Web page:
My daughter and wife browse through the children's section of our library as I drift across the atrium to a small room set aside as the "bookstore". This is where excess titles, out-of-date reference material, and unneeded donations are sold to patrons at greatly reduced cost. A little box rides on a shelf trolley just outside the door
with a note that tells me to "Pay Here". The room is small, and I always try to walk through when we visit. Two freestanding paperback shelves pack the middle of the room and hold ratty, mostly heavily read science fiction and crime drama titles. Fiction fills over half of the shelves that line the walls, with most sections of the Dewey
decimal system represented in what is left. And in a small corner, tucked below waist level just behind the door, a section is titled "Reference".
Squatting down, I notice the familiar black leather cover of the Encyclopaedia Britannica. A small piece of cardboard taped to the bottom shelf reads "12 volumes, Micropaedia, $8.00". Sliding one of the volumes from the shelf, I experience a moment of tactile bliss as I draw my hand over the binding and open it to a random page. The volume is large and heavy and the crisp pages burst with small-type paragraphs and supporting images. As my eyes dart from paragraph to paragraph I know I want this.
My wife comes in and sees me caressing a page.
"It is a 12 volume set, they are all here. Only eight bucks," I offer almost guiltily.
"You just threw out a set of encyclopedias, remember?"
It is true. Years ago, after reviewing The Know-It-All, AJ Jacobs' chronicle of reading a complete edition of the Encyclopaedia Britannica in one year's time, I fell in love with the idea of having my own set. As a young child my family could not afford a set of encyclopedias, though I remember lusting after a set of World Books my neighbor owned. Even then, I felt a sting of insult that they owned this wonderful set of books and never opened them. Soon after reading Jacobs' book and being reminded of my childhood love of encyclopedias, I found myself discussing them with the proprietor of a used bookstore in Richmond, Virginia. She indicated that she had an old set she wanted to get rid of and would give them to me, and soon after I possessed a mid-20th century copy of the 14th edition. From time to time I would grab a volume on my way to the bathroom or pull one open just before bed. It was an old, heavily used set. Articles detailing ancient history seemed to hold the most value, though reading about countries prior to the end of colonization often amused me. The majority of articles detailing science and technology showed the most signs of age.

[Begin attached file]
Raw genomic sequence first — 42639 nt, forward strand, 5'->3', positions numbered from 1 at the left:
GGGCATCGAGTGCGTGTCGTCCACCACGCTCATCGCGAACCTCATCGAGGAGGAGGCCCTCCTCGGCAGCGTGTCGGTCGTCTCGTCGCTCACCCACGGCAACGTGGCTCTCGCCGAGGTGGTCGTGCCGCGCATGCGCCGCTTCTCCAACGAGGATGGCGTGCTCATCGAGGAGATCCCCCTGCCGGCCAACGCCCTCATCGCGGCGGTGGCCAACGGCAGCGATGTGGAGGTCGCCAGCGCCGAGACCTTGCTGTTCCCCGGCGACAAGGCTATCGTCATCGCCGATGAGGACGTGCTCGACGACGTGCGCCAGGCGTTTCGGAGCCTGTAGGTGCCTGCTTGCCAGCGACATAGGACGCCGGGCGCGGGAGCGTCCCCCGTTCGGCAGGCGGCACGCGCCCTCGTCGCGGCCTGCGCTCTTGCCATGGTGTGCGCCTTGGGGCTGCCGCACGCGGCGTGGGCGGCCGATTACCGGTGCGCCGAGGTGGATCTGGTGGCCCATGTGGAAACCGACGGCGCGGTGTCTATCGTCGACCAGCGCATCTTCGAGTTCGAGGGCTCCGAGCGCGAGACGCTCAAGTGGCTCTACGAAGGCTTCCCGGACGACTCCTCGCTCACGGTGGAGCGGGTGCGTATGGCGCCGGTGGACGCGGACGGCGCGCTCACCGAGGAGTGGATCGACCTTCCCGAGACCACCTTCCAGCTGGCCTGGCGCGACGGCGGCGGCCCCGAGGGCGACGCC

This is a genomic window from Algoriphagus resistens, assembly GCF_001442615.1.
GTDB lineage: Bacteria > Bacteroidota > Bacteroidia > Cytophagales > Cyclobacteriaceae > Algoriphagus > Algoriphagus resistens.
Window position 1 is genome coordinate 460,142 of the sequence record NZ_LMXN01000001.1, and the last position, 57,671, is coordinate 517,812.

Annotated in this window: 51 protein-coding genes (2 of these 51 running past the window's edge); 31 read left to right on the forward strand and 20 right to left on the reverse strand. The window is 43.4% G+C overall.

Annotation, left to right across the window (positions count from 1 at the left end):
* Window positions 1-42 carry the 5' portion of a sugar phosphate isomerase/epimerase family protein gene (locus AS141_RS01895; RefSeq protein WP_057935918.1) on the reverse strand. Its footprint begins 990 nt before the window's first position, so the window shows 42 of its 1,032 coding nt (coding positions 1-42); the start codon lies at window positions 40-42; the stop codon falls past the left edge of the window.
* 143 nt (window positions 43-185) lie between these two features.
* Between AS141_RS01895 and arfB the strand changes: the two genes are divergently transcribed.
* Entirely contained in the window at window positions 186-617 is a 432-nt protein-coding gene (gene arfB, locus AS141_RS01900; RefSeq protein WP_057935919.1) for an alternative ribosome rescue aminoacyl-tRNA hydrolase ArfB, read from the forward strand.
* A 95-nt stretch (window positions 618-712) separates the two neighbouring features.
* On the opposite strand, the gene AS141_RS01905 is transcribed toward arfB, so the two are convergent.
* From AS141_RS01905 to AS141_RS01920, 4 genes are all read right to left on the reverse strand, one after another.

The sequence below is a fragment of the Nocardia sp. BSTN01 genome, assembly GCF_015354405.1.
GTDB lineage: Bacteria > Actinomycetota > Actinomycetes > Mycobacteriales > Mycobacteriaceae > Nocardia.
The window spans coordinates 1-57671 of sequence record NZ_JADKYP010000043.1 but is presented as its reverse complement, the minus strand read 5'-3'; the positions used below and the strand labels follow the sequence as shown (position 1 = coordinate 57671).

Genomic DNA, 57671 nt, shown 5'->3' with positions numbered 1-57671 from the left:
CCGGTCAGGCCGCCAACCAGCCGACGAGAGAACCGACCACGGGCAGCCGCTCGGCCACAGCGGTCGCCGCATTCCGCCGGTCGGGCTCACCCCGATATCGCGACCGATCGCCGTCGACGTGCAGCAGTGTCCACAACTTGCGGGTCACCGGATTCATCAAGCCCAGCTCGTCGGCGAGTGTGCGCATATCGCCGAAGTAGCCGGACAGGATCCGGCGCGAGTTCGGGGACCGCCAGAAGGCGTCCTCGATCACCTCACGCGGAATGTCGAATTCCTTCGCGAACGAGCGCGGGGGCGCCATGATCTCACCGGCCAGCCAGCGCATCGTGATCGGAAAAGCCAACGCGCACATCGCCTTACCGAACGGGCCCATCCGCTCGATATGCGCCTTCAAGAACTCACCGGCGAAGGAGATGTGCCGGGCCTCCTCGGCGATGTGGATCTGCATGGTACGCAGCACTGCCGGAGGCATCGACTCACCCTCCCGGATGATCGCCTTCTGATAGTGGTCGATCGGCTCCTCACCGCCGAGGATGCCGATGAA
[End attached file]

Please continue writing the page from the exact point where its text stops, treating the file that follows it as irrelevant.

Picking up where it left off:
Ultimately, after several moves and a variety of alternate uses (including serving as a coffee table), I recently left the set in a "free" bin at a used bookstore. Yet here I am two months later, fondling the supple leather cover of this younger edition under the critical gaze of my wife.
"You're right. I don't need these," I finally admit. Placing the volume back on the shelf, I rejoin my family and we leave for swim lessons.
Driving through the dark, I keep thinking about those 12 volumes. Where are the rest? The 15th edition of the Encyclopaedia Britannica attempted a different approach from previous printings. It was divided into a Micropaedia, which supplied shorter one to two paragraph entries on a wide range of topics, and a Macropaedia, featuring longer and more comprehensive articles. The Micropaedia served as a quick reference, and the Macropaedia provided detailed articles written by subject matter experts. Of course, neither this innovation or any other could save the printed version from its doom. As I think about those books, an incomplete set yet still filled with a daunting amount of human knowledge, I begin to grow angry. Eight dollars, I think. Is that really the value given to such an impressive thing?
Two days later we return the library. I soon find myself squatting in front of those same 12 volumes. Someone has scratched through the "$8.00" and replaced it with "$5.00". My blood boils. I slide another volume into my hands as a gentleman walks up and notes "$5.00? You wouldn't believe what I originally paid for my copy!"
Actually, I would. A more recent printing of the 15th edition still costs over $800 on Amazon. When the printing I hold in my hand first released, that number would have been over $1000.
"What are you doing?"
My wife is standing in the door eyeing me suspiciously.
"These have been marked down to five dollars!"
"You still don't need them."
"Five dollars," I repeat, more meekly this time.
"We are getting rid of stuff, not getting more. Besides, isn't that why you pay for the Internet?"
She has me there. Almost anything I might open to in this printed encyclopedia will be less current and less accurate than searching for the same topic on the net. But the Internet cannot satisfy the cravings of a bibliophile. Nevertheless, I reluctantly place the single volume back on the shelf again. "Five dollars," I continue to repeat as we leave the small room. A synopsis of Western civilization (and beyond) compiled into a form that is itself a utilitarian work of art, and I turn my back on it.